One application of ‘Exponential Functions’ is the concept of compound interest.
In this case, we will use the following formula to determine the future value of an investment with monthly payments:
A=future value P=payment amount r=interest rate per period n=number of payment periods
For example: If $100 were deposited monthly at annual interest rate of 12% for 20 years, then P = $100, r = .12/12 = .01 and n = 12*20 = 240. The formula would look like A = 100[(1+.01)^240-1]/0.1 = $98,925.54.
Write this formula down to use when answering the questions.
Question 1: Rachel deposits $200 into her retirement plan each month and her company also deposits half of Rachelâ€™s monthly deposits into her retirement plan as well. Find the monthly total being deposited into Rachel’s retirement plan. The retirement plan earns 6% per year, compounded monthly, so the interest rate per period is 0.06/12 = 0.005. Rachel wants to retire in 30 years, so the number of monthly payments is 12 times 30 = 360. Using the formula stated in the instructions, how much money will Rachel have in her account when she wants to retire in 30 years? Round the answer to the nearest cent.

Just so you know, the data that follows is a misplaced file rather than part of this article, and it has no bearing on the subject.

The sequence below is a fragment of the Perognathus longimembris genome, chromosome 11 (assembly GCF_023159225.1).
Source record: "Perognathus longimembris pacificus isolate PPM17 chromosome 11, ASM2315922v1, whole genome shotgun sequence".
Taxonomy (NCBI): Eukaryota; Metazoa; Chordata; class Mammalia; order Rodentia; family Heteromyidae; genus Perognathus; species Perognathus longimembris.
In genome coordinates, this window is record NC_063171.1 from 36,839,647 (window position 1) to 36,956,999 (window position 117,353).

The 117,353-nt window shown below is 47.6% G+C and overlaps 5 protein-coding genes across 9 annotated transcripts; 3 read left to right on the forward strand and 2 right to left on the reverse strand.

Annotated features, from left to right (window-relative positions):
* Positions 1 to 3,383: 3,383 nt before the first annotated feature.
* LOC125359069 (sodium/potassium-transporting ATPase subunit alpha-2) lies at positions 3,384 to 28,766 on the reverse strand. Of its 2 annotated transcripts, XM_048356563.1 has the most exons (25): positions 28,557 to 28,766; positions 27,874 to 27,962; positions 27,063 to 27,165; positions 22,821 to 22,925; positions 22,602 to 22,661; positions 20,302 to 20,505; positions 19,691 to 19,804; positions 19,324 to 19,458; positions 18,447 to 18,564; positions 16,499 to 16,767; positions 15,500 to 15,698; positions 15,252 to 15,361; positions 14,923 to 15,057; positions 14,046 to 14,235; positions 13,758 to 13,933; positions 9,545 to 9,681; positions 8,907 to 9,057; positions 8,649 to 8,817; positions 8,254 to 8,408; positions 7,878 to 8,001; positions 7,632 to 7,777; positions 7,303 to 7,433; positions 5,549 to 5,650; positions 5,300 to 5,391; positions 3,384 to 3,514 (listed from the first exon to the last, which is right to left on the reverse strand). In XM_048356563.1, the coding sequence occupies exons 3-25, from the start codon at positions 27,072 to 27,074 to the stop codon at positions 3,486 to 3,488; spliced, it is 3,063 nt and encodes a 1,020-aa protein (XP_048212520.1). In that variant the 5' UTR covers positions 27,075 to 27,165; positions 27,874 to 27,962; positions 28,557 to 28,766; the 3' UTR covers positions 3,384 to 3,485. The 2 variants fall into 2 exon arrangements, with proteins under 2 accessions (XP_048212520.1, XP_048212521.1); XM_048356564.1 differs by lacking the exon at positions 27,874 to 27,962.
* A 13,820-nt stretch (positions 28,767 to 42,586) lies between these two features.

Question 2:How much money will Rachel have in her account if she decided to retire in 40 years in stead of 30 years? Round the answer to the nearest cent.
Question 3:How much more money would Rachel have by retiring in 40 years instead of 30 years? Round the answer to the nearest cent.
Question 4:How much money did Rachel and her company deposit into her account during the additional 10 years? Write the answer to the nearest whole dollar. Do not include any cents in the answer.
Question 5:How much extra money was in her account after 40 years as opposed to 30 years as a result of the compounded interest? Write the answer to the nearest cent.